The Impala will be harvested in three different production systems where in Limpopo they will be kept in an Intensive production system that supplies the animals with supplementary feed only and a semi-extensive production system that depends primarily on natural vegetation with little supplementation. Bredasdorp, Western Cape practices an extensive production system where animals are kept in large camps with natural fynbos vegetation as feed.
The main aim of this study is thus to determine what effect does production systems and veld type have on the mineral profile of bone, liver and muscle of Bontebok and Impala meat.
Degree: MSc Animal Science
Project title: TBC
Degree: MSc Agriculture
Project title: Muscle profiling and ageing of six different Blesbok (Damaliscus pygargus phillipsi) muscles
Over the years, commercial game farming has been and still is considered as a lucrative and growing industry. The growth of the industry poses a need to investigate more potential game animals that can be used as additional healthy protein sources. Blesbok (Damaliscus pygargus phillipsi) is one of the prominent game species in South Africa with an appreciable number being hunted/harvested annually.
There are many prerequisites which are known to encourage consumer meat acceptability. Among these, the most important are tenderness and colour. In order to produce meat of consistent tenderness, we need to identify what the major muscles are and through muscle profiling and comparison, be in a position to characterise and designate the major muscles with the potential to be sold as fresh meat or as processed meat in restaurants and/or supermarkets. One of the most common methods (whether commercially or traditionally) of improving meat tenderness is ageing or conditioning of meat. Beef reportedly needs a longer ageing period than mutton but only one study has been done on the ageing of game meat, by North & Hoffman (2015) on springbok, which found the optimum ageing period to be reached in just 4 days. Therefore the main aim of the current study is to determine the nutritional quality of the six (Infra spanitus (IS), supraspinatus (SS), Longissimus thoracis et lumborum (LTL), biceps femoris (BF), semimembranosus (SM) and supraspinatus (SS)) muscles and the optimum ageing period of the two most valued Blesbok muscles (LTL and BF).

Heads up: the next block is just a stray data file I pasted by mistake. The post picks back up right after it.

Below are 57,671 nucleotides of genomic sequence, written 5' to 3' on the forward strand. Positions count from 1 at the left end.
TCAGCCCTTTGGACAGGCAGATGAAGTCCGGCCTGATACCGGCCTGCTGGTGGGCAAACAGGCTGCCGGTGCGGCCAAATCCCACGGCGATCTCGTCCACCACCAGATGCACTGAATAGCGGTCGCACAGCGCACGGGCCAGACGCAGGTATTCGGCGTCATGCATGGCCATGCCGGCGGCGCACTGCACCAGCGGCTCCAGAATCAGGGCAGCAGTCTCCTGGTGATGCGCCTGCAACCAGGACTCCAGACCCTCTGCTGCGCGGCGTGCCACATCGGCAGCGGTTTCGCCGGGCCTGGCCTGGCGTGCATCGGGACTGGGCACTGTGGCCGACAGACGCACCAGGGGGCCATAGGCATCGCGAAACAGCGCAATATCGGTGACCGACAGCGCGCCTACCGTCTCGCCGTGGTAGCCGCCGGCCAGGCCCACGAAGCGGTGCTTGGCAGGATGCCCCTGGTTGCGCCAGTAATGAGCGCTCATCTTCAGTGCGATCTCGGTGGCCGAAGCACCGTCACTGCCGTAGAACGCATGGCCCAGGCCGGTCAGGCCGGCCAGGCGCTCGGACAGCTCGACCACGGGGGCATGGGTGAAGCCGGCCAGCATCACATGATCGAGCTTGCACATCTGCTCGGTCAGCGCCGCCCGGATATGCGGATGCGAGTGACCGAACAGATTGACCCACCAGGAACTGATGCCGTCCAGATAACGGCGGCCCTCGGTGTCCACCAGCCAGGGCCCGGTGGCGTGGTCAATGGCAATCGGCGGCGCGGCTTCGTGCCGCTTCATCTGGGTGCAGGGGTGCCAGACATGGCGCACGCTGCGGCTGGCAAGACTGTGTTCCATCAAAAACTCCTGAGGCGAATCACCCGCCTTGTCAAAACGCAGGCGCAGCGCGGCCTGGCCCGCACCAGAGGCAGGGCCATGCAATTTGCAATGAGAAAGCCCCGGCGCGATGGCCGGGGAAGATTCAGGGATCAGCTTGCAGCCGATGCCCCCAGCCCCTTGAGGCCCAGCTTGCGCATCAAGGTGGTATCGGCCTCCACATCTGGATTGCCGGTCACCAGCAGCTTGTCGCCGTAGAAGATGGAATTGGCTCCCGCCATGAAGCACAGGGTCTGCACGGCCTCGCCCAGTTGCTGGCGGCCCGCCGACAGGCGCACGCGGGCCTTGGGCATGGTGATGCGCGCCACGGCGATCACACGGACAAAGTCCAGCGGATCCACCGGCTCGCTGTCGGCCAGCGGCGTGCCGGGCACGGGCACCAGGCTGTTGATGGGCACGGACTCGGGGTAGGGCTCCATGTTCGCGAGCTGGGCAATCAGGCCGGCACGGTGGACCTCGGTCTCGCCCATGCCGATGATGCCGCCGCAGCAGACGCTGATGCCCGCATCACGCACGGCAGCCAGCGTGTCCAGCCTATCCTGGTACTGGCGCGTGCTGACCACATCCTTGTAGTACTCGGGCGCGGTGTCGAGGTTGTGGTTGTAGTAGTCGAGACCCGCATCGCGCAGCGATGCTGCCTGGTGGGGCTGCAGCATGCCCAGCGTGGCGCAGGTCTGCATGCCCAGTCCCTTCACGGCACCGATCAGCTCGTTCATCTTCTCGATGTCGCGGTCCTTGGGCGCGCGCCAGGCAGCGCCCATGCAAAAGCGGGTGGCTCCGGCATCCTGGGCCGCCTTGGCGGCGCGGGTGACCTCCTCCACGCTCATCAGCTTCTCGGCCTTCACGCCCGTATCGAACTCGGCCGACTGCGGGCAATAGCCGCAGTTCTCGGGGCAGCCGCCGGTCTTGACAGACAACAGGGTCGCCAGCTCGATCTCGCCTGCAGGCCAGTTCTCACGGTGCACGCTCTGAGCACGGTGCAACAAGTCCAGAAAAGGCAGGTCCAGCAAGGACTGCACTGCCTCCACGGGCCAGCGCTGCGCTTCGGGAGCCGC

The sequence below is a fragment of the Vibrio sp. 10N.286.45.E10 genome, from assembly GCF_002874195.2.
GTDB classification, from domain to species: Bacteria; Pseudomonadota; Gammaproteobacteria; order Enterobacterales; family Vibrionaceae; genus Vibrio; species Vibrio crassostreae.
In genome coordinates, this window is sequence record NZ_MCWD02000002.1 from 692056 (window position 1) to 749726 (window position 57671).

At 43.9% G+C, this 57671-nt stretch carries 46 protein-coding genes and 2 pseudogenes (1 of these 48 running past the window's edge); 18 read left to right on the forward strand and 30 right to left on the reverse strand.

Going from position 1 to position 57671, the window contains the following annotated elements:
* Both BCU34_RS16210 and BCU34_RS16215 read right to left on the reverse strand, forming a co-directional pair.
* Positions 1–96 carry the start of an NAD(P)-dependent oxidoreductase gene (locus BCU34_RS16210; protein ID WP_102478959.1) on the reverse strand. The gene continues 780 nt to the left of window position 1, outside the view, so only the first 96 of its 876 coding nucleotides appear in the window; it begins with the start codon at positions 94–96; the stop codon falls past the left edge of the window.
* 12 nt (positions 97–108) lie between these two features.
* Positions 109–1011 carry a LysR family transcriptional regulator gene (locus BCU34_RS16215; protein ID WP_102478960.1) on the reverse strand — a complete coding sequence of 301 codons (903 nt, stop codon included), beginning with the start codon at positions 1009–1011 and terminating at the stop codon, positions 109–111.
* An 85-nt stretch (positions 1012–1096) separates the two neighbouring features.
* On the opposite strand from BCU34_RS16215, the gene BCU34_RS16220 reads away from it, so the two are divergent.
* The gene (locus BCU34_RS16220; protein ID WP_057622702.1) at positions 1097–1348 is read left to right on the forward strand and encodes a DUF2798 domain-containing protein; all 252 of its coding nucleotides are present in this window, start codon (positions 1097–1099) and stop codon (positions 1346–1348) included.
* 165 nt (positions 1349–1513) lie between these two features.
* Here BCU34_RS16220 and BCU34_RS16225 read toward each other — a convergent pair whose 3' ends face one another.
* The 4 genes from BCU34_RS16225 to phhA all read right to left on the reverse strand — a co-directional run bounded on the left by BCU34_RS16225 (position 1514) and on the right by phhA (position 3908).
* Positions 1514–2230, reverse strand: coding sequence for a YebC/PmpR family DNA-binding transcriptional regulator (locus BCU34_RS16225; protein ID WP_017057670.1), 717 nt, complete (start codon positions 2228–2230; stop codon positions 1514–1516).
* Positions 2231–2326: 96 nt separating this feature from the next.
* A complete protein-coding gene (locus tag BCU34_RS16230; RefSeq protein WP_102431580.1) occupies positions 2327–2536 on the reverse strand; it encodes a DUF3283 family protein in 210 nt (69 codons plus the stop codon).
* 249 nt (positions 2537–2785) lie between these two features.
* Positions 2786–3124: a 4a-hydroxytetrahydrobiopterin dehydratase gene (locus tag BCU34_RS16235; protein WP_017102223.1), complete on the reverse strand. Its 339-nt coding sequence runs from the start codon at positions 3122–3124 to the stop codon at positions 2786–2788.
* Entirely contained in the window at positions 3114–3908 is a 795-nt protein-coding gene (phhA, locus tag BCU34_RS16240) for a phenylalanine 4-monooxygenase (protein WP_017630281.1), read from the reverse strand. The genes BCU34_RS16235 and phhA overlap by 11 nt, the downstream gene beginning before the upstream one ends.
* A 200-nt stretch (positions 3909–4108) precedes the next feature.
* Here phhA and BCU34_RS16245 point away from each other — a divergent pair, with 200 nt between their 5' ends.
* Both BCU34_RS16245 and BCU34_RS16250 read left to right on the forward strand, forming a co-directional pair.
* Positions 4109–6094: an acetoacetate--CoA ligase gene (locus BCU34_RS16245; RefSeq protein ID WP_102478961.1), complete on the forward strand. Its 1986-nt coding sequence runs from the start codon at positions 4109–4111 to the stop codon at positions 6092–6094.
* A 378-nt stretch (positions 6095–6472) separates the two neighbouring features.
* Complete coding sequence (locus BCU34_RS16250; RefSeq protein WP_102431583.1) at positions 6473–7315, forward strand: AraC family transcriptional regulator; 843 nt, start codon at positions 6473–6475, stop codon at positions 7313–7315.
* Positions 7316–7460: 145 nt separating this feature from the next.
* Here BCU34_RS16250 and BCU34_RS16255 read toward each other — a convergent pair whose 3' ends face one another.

Degree: MSc Animal Science
Project title: The drying kinetics of South African biltong using different muscles and salting techniques
Processing and consumption of meat products has increased worldwide over the years. On estimate, 68 – 80 % of meat is processed into meat products worldwide as they are cheaper and more easily available to consumers than fresh meat. Dried meat products in particular are a way of value addition and offer consumers a variety of healthy ready-to-eat snacks to suit different lifestyles. In South Africa, biltong is a popular shelf-stable ready-to-eat dried product traditionally made by drying beef meat under ambient conditions. It is increasing popularity locally and with European tourists and thus grabbing more shelf space in supermarkets.
However, biltong manufactures face challenges in processing quality biltong due to lack of relevant information. This results in production of biltong of an inconsistent quality. Therefore it is imperative that thorough understanding of the technological steps involved in biltong processing and their effect on product quality be clearly understood. This will provoke the use of innovative technology so as to improve biltong quality. Hence the aim of the study is to determine the effect of muscle type and vacuum tumbling on salt impregnation, drying kinetics, physico-chemical and textural properties of South African traditional biltong.